Pope Francis is inspiring! Since his first appearance on the balcony of St. Peter’s in the Vatican to this week’s visit to Brazil, we have all been moved in countless ways by the new Bishop of Rome’s simplicity, directness and affable style. Almost every person or religious leader I have spoken with – from various faith traditions and denominations – shares these impressions. There is no doubt that the new Pope has won many hearts.
In a spiritual landscape filled with “Prosperity Gospel” preachers and theology, Pope Francis offers us an authentic Christian witness which is so needed today and echoes those popular prophetic words from the Hebrew Scriptures, “…to act justly and to love mercy and to walk humbly with your God” (Micah 6:8). His demeanor and style very clearly proclaim that money and power are not gods.
The challenge for Pope Francis will continue to be trying to reform an institution that does not always put as much emphasis on the core message of the Gospel of Jesus Christ as it does on its own norms, policies and procedures.
- Father Cutié
In his welcoming statements in Brazil, this message of humility was reaffirmed when he said, “I don't have silver or gold, but I bring with me the most precious gift: Jesus Christ!” It is apparent that his unassuming nature is not for public relations purposes and it is certainly not for show; it is the way he has always chosen to live as a follower of Jesus, a priest and bishop and now he has brought those personal attributes to the papacy. That is refreshing!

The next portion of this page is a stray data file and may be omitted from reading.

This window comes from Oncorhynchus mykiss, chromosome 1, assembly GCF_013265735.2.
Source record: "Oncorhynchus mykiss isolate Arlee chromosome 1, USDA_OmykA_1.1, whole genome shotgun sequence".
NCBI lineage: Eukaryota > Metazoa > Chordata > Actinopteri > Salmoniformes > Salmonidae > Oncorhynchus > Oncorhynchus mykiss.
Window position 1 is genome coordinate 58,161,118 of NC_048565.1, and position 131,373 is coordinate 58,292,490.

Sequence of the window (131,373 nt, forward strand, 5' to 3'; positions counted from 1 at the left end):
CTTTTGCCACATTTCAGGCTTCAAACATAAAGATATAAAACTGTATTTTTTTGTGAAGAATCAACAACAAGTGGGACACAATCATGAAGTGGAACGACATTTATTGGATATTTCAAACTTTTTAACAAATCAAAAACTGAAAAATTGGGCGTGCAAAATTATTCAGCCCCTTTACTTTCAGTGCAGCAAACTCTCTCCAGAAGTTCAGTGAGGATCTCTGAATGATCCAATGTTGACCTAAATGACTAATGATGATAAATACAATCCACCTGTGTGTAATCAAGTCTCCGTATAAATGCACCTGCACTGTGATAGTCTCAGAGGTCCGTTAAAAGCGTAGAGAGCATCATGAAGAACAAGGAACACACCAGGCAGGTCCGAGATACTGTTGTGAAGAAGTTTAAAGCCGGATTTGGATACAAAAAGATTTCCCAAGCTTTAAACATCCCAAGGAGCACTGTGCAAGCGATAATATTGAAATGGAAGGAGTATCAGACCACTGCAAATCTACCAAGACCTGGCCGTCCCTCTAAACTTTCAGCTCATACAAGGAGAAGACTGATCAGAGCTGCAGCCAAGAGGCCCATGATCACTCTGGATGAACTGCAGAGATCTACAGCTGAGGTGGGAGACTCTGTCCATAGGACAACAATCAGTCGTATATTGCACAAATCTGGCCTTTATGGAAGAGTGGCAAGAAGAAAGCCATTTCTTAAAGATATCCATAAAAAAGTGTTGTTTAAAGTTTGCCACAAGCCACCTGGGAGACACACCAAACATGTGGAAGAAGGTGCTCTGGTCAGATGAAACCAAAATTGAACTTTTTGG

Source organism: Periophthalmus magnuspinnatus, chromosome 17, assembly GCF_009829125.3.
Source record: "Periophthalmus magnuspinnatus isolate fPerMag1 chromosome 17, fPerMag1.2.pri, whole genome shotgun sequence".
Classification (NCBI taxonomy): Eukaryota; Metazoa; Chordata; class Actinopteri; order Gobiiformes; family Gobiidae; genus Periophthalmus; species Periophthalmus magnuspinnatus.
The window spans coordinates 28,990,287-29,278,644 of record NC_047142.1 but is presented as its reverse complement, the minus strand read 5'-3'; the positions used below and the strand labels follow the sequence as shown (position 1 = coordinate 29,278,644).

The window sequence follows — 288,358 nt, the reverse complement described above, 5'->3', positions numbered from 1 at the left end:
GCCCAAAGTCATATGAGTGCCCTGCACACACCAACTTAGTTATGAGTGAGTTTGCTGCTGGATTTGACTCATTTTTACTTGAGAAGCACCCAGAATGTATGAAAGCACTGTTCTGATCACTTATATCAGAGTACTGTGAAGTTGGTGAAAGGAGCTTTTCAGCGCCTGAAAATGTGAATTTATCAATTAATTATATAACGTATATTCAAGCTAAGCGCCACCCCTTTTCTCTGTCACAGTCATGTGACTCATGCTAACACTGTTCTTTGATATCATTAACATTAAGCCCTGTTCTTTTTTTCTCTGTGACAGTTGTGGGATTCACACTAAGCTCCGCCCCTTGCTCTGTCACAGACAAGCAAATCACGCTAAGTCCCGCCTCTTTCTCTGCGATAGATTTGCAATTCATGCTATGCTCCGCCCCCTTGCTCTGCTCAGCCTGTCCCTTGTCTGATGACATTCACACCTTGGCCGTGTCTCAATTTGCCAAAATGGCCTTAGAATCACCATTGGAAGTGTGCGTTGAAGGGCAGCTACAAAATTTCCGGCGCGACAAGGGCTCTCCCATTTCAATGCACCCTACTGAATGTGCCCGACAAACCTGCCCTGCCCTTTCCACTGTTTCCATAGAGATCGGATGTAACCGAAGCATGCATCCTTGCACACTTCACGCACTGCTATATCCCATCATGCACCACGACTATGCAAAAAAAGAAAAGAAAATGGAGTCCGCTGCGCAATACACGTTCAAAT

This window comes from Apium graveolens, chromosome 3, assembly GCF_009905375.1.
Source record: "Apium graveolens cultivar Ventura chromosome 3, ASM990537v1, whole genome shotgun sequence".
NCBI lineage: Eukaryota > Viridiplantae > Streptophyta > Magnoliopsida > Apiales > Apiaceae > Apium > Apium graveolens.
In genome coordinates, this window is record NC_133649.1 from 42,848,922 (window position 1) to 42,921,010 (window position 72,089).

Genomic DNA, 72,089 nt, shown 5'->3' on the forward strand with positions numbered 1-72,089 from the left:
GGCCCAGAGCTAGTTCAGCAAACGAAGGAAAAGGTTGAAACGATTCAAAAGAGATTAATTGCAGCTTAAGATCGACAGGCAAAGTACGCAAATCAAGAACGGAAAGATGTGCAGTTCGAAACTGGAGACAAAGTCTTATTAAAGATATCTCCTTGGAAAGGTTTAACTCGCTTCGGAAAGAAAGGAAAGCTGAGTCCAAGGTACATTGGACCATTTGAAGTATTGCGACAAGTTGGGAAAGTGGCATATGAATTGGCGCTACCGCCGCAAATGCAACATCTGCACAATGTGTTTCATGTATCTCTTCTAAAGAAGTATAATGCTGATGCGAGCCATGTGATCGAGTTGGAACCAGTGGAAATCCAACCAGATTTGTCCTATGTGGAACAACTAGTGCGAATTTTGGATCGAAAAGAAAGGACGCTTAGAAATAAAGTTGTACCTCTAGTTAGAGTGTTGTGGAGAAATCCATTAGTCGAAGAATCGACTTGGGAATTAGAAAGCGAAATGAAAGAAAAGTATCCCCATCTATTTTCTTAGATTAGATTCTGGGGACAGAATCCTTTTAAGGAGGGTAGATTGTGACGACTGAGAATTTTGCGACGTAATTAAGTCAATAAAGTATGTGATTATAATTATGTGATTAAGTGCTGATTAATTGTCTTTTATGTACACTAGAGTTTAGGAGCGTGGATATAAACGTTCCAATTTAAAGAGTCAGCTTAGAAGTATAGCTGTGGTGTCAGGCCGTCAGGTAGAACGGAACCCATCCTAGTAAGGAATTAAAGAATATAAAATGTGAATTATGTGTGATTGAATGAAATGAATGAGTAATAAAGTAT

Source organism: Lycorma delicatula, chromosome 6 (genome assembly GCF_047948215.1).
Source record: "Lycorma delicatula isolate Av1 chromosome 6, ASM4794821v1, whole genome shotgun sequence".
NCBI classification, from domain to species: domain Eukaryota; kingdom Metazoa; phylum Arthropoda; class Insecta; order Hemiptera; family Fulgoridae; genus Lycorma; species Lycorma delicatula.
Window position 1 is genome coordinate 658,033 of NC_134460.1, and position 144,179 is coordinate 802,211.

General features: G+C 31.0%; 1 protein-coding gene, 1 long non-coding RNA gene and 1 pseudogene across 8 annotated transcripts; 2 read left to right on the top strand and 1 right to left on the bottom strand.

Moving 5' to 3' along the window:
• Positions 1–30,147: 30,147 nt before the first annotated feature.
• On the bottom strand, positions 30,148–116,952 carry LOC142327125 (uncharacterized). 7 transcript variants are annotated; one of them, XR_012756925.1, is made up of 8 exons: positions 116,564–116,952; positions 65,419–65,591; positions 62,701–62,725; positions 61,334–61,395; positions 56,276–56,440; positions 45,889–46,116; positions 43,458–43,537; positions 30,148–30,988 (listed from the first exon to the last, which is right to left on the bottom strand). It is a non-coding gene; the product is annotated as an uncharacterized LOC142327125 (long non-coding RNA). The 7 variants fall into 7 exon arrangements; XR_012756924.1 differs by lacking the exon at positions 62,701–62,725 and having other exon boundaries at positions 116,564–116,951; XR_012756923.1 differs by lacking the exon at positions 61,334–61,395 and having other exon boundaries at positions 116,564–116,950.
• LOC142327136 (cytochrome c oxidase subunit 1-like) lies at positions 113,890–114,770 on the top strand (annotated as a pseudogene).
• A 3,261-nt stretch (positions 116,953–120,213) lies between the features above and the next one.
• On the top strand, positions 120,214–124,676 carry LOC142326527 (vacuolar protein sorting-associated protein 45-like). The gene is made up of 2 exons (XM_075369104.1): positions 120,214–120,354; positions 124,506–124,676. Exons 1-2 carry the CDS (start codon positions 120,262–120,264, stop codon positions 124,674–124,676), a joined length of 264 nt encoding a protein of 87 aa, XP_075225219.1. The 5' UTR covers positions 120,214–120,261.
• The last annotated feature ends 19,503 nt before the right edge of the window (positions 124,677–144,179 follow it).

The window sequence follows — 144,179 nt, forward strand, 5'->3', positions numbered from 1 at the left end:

The challenge for Pope Francis will continue to be trying to reform an institution that does not always put as much emphasis on the core message of the Gospel of Jesus Christ as it does on its own norms, policies and procedures. Furthermore, the Roman Catholic Church in the last 25 years has also removed itself from the reforms of Vatican II (1962-65) which were intended to modernize the mission of the church in today’s world and has spent much more energy and time on unsuccessful crisis management. The Pope will also have to be very careful in choosing the “helpers” he needs in order to reform the bureaucracy and eliminate corruption in certain areas of the Church, because so far, unfortunately he has chosen some who have and will bring him even bigger problems than the ones he is trying to clean up. It is not an easy task, but I pray that with God’s help, he will accomplish it.
I believe that the countless non-biblical rules and norms that the most powerful decision makers have insisted on get in the way – and sometimes even damage – the very fabric of the Church. When good people are excluded from Holy Communion and other sacraments; when the institution and its norms become more important than the demonstration of true Christ-like compassion; when horrible crimes and corruption are covered up and not confronted in order to avoid the consequences of damage to the image of the institution; when married men and women are excluded from ordained ministry, it is the entire Body of Christ which suffers; even beyond the Roman Catholic Church.
Brazil and World Youth Day are like a big party: A true festival of faith and youthful enthusiasm. But, once the party’s over, the Pope will have to return to a full plate of issues to resolve. Personally, I just hope that his very apparent personal faith and commitment to the message of Jesus will sustain him and guide him in his enormous task. Let the inspiration and needed reforms continue!
Father Albert Cutié is a priest in the Episcopal Diocese of Southeast Florida. He is Rector of the Church of the Resurrection in Biscayne Park, FL where he lives with his lovely wife, Ruhama, and their three children.